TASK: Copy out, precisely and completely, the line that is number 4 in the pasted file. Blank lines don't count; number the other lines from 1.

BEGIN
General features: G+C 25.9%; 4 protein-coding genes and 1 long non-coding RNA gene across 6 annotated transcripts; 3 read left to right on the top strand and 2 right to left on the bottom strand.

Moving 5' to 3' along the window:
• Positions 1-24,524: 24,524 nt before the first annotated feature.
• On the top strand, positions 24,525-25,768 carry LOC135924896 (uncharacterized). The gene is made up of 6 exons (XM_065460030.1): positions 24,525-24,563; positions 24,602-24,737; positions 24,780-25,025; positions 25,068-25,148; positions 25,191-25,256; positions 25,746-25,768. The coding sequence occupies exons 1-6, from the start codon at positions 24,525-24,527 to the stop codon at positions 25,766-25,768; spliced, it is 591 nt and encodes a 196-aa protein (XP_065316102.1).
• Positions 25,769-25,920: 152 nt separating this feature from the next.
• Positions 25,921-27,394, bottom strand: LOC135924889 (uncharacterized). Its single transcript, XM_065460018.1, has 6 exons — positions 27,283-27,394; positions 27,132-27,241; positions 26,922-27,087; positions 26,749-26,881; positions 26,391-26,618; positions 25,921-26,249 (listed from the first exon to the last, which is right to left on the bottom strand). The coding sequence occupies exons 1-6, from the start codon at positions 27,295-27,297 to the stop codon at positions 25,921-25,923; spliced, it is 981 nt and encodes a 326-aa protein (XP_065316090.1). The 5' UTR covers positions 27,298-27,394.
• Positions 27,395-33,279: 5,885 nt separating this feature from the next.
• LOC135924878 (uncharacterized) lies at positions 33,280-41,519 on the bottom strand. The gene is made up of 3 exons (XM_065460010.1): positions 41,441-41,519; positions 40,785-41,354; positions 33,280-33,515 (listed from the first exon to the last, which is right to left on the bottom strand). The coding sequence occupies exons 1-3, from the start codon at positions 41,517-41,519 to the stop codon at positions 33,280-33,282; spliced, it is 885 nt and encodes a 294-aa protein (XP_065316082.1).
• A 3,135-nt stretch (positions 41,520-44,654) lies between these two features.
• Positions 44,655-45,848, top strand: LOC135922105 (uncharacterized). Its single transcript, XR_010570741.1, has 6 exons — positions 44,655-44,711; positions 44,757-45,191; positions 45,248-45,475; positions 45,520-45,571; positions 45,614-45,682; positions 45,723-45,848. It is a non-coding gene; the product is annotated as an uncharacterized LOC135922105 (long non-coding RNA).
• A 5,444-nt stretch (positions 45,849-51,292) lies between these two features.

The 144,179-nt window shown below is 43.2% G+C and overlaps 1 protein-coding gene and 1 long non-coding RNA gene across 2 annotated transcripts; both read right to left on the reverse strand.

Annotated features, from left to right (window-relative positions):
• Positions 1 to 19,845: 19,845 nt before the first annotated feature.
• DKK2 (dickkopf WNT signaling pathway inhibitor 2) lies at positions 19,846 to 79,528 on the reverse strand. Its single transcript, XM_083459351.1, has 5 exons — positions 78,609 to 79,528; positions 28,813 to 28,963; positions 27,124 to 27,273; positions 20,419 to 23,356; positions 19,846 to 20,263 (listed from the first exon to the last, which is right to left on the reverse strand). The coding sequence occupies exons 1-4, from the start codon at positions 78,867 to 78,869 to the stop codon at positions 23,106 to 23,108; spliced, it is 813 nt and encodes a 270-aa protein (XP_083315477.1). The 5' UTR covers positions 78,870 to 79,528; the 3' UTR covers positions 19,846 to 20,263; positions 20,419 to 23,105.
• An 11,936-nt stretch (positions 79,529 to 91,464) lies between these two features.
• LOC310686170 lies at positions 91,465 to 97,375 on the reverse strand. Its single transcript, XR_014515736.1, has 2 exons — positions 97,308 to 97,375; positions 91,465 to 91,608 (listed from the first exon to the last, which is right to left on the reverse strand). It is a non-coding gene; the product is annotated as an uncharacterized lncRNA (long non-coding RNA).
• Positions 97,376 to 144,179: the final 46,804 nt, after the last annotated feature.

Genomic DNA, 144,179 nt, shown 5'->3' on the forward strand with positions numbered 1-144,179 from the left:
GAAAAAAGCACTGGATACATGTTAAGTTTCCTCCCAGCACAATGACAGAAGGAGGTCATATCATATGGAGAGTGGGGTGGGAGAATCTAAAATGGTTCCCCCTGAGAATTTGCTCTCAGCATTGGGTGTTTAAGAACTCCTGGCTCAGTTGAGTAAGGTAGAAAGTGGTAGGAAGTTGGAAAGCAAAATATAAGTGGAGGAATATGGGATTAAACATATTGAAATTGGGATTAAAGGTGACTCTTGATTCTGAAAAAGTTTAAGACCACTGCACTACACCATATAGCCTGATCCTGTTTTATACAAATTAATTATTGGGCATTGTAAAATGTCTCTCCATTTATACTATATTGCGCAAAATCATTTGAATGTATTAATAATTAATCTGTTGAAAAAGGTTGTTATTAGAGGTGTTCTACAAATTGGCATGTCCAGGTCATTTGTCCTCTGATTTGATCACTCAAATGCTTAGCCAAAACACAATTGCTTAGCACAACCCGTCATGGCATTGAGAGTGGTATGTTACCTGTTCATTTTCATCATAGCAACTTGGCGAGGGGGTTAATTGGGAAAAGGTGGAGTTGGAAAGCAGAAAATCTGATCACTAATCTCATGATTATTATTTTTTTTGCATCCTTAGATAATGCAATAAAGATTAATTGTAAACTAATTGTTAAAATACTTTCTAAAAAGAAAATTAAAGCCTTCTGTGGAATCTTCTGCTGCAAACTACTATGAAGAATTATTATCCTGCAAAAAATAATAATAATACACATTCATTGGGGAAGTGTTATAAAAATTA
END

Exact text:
• On the top strand, positions 24,525-25,768 carry LOC135924896 (uncharacterized). The gene is made up of 6 exons (XM_065460030.1): positions 24,525-24,563; positions 24,602-24,737; positions 24,780-25,025; positions 25,068-25,148; positions 25,191-25,256; positions 25,746-25,768. The coding sequence occupies exons 1-6, from the start codon at positions 24,525-24,527 to the stop codon at positions 25,766-25,768; spliced, it is 591 nt and encodes a 196-aa protein (XP_065316102.1).